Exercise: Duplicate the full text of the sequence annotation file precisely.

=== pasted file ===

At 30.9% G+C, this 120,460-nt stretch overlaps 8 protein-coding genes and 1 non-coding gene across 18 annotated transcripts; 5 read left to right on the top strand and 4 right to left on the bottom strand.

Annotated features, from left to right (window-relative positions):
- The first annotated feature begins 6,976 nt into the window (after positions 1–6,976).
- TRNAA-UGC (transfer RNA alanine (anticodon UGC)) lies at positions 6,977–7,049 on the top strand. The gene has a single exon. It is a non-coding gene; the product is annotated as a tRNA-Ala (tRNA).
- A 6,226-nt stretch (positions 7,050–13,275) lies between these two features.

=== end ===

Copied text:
At 30.9% G+C, this 120,460-nt stretch overlaps 8 protein-coding genes and 1 non-coding gene across 18 annotated transcripts; 5 read left to right on the top strand and 4 right to left on the bottom strand.

Annotated features, from left to right (window-relative positions):
- The first annotated feature begins 6,976 nt into the window (after positions 1–6,976).
- TRNAA-UGC (transfer RNA alanine (anticodon UGC)) lies at positions 6,977–7,049 on the top strand. The gene has a single exon. It is a non-coding gene; the product is annotated as a tRNA-Ala (tRNA).
- A 6,226-nt stretch (positions 7,050–13,275) lies between these two features.